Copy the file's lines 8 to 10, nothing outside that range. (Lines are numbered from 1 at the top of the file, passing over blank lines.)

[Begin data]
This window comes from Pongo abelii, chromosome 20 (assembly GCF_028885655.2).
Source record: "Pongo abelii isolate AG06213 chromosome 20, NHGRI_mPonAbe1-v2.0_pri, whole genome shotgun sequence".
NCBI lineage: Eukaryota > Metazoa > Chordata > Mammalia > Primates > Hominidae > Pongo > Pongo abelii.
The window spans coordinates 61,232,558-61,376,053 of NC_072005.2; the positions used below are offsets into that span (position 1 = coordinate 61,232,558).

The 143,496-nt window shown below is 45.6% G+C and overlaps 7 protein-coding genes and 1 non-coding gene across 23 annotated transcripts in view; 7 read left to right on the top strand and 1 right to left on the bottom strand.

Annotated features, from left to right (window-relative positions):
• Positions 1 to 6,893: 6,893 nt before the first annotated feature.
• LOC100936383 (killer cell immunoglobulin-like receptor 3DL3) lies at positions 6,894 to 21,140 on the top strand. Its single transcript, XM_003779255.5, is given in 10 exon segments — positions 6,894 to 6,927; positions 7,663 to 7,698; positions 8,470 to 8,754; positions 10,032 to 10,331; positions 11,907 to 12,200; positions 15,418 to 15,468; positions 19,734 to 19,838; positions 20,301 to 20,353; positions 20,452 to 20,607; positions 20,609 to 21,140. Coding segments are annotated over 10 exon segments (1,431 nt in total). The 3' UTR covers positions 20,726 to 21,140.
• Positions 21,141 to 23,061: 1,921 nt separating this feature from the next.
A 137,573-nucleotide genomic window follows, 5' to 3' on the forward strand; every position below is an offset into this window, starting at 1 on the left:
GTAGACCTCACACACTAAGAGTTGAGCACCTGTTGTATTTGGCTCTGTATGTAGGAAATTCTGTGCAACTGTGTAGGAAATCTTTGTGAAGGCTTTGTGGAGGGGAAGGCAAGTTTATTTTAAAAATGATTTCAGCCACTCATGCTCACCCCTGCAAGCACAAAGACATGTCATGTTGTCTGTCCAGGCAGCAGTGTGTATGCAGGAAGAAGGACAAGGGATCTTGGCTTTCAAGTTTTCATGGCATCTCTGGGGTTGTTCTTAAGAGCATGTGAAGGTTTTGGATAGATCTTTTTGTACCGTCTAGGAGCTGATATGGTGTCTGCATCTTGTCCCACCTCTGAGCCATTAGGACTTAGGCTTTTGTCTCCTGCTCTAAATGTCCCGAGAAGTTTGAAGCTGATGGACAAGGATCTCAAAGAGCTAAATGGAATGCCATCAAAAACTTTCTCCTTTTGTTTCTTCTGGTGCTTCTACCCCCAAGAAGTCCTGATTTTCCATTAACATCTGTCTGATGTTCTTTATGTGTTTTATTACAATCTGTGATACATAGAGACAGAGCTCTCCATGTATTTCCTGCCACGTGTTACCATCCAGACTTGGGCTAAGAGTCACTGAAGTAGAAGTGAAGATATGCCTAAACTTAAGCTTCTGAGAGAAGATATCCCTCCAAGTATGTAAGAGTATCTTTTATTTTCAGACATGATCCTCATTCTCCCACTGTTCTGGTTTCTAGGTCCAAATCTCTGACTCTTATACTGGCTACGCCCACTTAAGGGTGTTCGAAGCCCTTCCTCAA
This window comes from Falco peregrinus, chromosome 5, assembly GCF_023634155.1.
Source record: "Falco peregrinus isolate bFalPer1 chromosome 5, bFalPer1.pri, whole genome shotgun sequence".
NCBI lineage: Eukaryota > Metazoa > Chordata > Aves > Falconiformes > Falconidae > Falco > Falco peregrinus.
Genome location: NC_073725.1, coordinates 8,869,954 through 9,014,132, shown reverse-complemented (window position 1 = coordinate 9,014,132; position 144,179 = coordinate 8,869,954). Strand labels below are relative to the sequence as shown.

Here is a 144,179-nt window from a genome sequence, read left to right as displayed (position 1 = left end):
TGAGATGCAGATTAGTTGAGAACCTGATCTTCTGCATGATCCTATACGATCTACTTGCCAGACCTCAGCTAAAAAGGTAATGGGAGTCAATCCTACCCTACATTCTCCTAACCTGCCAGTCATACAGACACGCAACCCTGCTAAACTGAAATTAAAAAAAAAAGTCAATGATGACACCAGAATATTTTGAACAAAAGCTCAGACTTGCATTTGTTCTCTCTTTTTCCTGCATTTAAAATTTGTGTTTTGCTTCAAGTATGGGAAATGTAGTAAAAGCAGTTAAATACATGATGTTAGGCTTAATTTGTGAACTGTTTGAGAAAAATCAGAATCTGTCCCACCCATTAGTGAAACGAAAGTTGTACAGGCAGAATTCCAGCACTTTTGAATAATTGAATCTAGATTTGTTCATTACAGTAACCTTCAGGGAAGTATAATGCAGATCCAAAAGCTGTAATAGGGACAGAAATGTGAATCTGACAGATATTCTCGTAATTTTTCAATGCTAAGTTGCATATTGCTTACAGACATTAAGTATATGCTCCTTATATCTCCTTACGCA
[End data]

• LOC100936383 (killer cell immunoglobulin-like receptor 3DL3) lies at positions 6,894 to 21,140 on the top strand. Its single transcript, XM_003779255.5, is given in 10 exon segments — positions 6,894 to 6,927; positions 7,663 to 7,698; positions 8,470 to 8,754; positions 10,032 to 10,331; positions 11,907 to 12,200; positions 15,418 to 15,468; positions 19,734 to 19,838; positions 20,301 to 20,353; positions 20,452 to 20,607; positions 20,609 to 21,140. Coding segments are annotated over 10 exon segments (1,431 nt in total). The 3' UTR covers positions 20,726 to 21,140.
• Positions 21,141 to 23,061: 1,921 nt separating this feature from the next.
A 137,573-nucleotide genomic window follows, 5' to 3' on the forward strand; every position below is an offset into this window, starting at 1 on the left: